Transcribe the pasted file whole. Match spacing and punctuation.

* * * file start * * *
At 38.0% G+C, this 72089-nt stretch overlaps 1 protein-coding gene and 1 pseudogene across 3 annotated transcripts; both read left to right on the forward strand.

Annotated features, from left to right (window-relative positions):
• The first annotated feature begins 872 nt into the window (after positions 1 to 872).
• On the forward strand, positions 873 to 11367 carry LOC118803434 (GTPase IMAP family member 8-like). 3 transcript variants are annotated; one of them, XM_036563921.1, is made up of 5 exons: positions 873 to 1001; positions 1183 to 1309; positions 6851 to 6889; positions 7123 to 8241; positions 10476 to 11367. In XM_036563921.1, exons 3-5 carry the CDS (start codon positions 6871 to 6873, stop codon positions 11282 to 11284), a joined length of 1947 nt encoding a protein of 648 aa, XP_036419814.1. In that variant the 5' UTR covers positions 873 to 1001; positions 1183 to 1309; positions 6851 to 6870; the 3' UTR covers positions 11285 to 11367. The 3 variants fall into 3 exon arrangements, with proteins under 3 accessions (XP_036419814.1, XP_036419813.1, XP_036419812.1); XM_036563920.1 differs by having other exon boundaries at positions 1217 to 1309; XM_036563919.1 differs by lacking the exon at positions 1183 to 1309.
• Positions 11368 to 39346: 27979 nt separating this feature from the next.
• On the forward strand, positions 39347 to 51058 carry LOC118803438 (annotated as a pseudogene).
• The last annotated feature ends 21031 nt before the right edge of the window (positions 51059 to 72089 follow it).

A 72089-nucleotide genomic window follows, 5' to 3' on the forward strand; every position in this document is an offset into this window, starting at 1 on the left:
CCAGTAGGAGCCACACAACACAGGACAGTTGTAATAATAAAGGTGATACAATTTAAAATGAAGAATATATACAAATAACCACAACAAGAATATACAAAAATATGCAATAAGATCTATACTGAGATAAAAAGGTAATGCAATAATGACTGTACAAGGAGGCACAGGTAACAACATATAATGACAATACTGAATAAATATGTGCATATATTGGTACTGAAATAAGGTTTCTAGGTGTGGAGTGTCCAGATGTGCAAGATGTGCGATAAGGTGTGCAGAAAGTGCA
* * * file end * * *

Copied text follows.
At 38.0% G+C, this 72089-nt stretch overlaps 1 protein-coding gene and 1 pseudogene across 3 annotated transcripts; both read left to right on the forward strand.

Annotated features, from left to right (window-relative positions):
• The first annotated feature begins 872 nt into the window (after positions 1 to 872).
• On the forward strand, positions 873 to 11367 carry LOC118803434 (GTPase IMAP family member 8-like). 3 transcript variants are annotated; one of them, XM_036563921.1, is made up of 5 exons: positions 873 to 1001; positions 1183 to 1309; positions 6851 to 6889; positions 7123 to 8241; positions 10476 to 11367. In XM_036563921.1, exons 3-5 carry the CDS (start codon positions 6871 to 6873, stop codon positions 11282 to 11284), a joined length of 1947 nt encoding a protein of 648 aa, XP_036419814.1. In that variant the 5' UTR covers positions 873 to 1001; positions 1183 to 1309; positions 6851 to 6870; the 3' UTR covers positions 11285 to 11367. The 3 variants fall into 3 exon arrangements, with proteins under 3 accessions (XP_036419814.1, XP_036419813.1, XP_036419812.1); XM_036563920.1 differs by having other exon boundaries at positions 1217 to 1309; XM_036563919.1 differs by lacking the exon at positions 1183 to 1309.
• Positions 11368 to 39346: 27979 nt separating this feature from the next.
• On the forward strand, positions 39347 to 51058 carry LOC118803438 (annotated as a pseudogene).
• The last annotated feature ends 21031 nt before the right edge of the window (positions 51059 to 72089 follow it).

A 72089-nucleotide genomic window follows, 5' to 3' on the forward strand; every position in this document is an offset into this window, starting at 1 on the left:
CCAGTAGGAGCCACACAACACAGGACAGTTGTAATAATAAAGGTGATACAATTTAAAATGAAGAATATATACAAATAACCACAACAAGAATATACAAAAATATGCAATAAGATCTATACTGAGATAAAAAGGTAATGCAATAATGACTGTACAAGGAGGCACAGGTAACAACATATAATGACAATACTGAATAAATATGTGCATATATTGGTACTGAAATAAGGTTTCTAGGTGTGGAGTGTCCAGATGTGCAAGATGTGCGATAAGGTGTGCAGAAAGTGCA